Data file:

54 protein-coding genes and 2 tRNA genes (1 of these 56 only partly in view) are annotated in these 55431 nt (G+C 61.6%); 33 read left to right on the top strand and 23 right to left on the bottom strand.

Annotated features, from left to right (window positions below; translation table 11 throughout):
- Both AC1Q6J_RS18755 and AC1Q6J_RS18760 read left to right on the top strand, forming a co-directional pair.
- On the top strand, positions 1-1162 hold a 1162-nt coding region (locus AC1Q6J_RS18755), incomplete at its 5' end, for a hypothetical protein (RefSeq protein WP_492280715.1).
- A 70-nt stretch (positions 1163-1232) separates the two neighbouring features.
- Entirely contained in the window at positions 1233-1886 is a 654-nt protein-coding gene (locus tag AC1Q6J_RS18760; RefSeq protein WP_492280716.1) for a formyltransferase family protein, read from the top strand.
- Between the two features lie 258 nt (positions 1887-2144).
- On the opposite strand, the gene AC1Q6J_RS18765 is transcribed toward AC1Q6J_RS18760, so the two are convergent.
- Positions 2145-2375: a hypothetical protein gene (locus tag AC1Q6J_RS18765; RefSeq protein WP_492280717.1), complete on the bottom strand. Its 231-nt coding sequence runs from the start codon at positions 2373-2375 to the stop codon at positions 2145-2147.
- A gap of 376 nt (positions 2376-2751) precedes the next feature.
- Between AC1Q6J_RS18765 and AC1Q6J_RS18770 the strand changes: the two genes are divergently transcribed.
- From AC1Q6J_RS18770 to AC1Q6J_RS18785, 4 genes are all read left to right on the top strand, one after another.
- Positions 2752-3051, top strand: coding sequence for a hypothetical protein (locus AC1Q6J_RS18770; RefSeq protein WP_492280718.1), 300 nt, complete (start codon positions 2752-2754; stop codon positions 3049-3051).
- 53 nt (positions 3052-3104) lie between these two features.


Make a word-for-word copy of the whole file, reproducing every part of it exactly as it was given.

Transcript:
54 protein-coding genes and 2 tRNA genes (1 of these 56 only partly in view) are annotated in these 55431 nt (G+C 61.6%); 33 read left to right on the top strand and 23 right to left on the bottom strand.

Annotated features, from left to right (window positions below; translation table 11 throughout):
- Both AC1Q6J_RS18755 and AC1Q6J_RS18760 read left to right on the top strand, forming a co-directional pair.
- On the top strand, positions 1-1162 hold a 1162-nt coding region (locus AC1Q6J_RS18755), incomplete at its 5' end, for a hypothetical protein (RefSeq protein WP_492280715.1).
- A 70-nt stretch (positions 1163-1232) separates the two neighbouring features.
- Entirely contained in the window at positions 1233-1886 is a 654-nt protein-coding gene (locus tag AC1Q6J_RS18760; RefSeq protein WP_492280716.1) for a formyltransferase family protein, read from the top strand.
- Between the two features lie 258 nt (positions 1887-2144).
- On the opposite strand, the gene AC1Q6J_RS18765 is transcribed toward AC1Q6J_RS18760, so the two are convergent.
- Positions 2145-2375: a hypothetical protein gene (locus tag AC1Q6J_RS18765; RefSeq protein WP_492280717.1), complete on the bottom strand. Its 231-nt coding sequence runs from the start codon at positions 2373-2375 to the stop codon at positions 2145-2147.
- A gap of 376 nt (positions 2376-2751) precedes the next feature.
- Between AC1Q6J_RS18765 and AC1Q6J_RS18770 the strand changes: the two genes are divergently transcribed.
- From AC1Q6J_RS18770 to AC1Q6J_RS18785, 4 genes are all read left to right on the top strand, one after another.
- Positions 2752-3051, top strand: coding sequence for a hypothetical protein (locus AC1Q6J_RS18770; RefSeq protein WP_492280718.1), 300 nt, complete (start codon positions 2752-2754; stop codon positions 3049-3051).
- 53 nt (positions 3052-3104) lie between these two features.